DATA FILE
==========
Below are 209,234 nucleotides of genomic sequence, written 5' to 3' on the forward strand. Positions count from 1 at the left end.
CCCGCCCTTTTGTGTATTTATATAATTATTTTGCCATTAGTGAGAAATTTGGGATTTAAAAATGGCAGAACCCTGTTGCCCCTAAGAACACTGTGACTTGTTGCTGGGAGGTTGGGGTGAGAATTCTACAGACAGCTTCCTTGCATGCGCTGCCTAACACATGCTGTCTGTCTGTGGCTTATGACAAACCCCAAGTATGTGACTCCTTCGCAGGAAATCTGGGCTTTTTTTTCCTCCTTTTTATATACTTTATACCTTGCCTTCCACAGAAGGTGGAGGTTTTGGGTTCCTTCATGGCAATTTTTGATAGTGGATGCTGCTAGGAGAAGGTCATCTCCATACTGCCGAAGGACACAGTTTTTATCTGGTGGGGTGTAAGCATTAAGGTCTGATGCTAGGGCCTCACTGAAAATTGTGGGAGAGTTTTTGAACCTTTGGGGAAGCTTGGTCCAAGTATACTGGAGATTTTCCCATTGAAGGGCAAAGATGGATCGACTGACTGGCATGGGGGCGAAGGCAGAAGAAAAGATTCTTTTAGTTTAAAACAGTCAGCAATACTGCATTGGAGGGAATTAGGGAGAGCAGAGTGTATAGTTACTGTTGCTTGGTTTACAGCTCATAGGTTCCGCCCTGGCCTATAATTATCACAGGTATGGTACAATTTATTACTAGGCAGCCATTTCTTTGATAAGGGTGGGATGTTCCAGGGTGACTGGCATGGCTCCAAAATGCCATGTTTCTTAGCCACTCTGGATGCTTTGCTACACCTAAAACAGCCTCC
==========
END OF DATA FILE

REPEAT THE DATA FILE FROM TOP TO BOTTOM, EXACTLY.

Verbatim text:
Below are 209,234 nucleotides of genomic sequence, written 5' to 3' on the forward strand. Positions count from 1 at the left end.
CCCGCCCTTTTGTGTATTTATATAATTATTTTGCCATTAGTGAGAAATTTGGGATTTAAAAATGGCAGAACCCTGTTGCCCCTAAGAACACTGTGACTTGTTGCTGGGAGGTTGGGGTGAGAATTCTACAGACAGCTTCCTTGCATGCGCTGCCTAACACATGCTGTCTGTCTGTGGCTTATGACAAACCCCAAGTATGTGACTCCTTCGCAGGAAATCTGGGCTTTTTTTTCCTCCTTTTTATATACTTTATACCTTGCCTTCCACAGAAGGTGGAGGTTTTGGGTTCCTTCATGGCAATTTTTGATAGTGGATGCTGCTAGGAGAAGGTCATCTCCATACTGCCGAAGGACACAGTTTTTATCTGGTGGGGTGTAAGCATTAAGGTCTGATGCTAGGGCCTCACTGAAAATTGTGGGAGAGTTTTTGAACCTTTGGGGAAGCTTGGTCCAAGTATACTGGAGATTTTCCCATTGAAGGGCAAAGATGGATCGACTGACTGGCATGGGGGCGAAGGCAGAAGAAAAGATTCTTTTAGTTTAAAACAGTCAGCAATACTGCATTGGAGGGAATTAGGGAGAGCAGAGTGTATAGTTACTGTTGCTTGGTTTACAGCTCATAGGTTCCGCCCTGGCCTATAATTATCACAGGTATGGTACAATTTATTACTAGGCAGCCATTTCTTTGATAAGGGTGGGATGTTCCAGGGTGACTGGCATGGCTCCAAAATGCCATGTTTCTTAGCCACTCTGGATGCTTTGCTACACCTAAAACAGCCTCC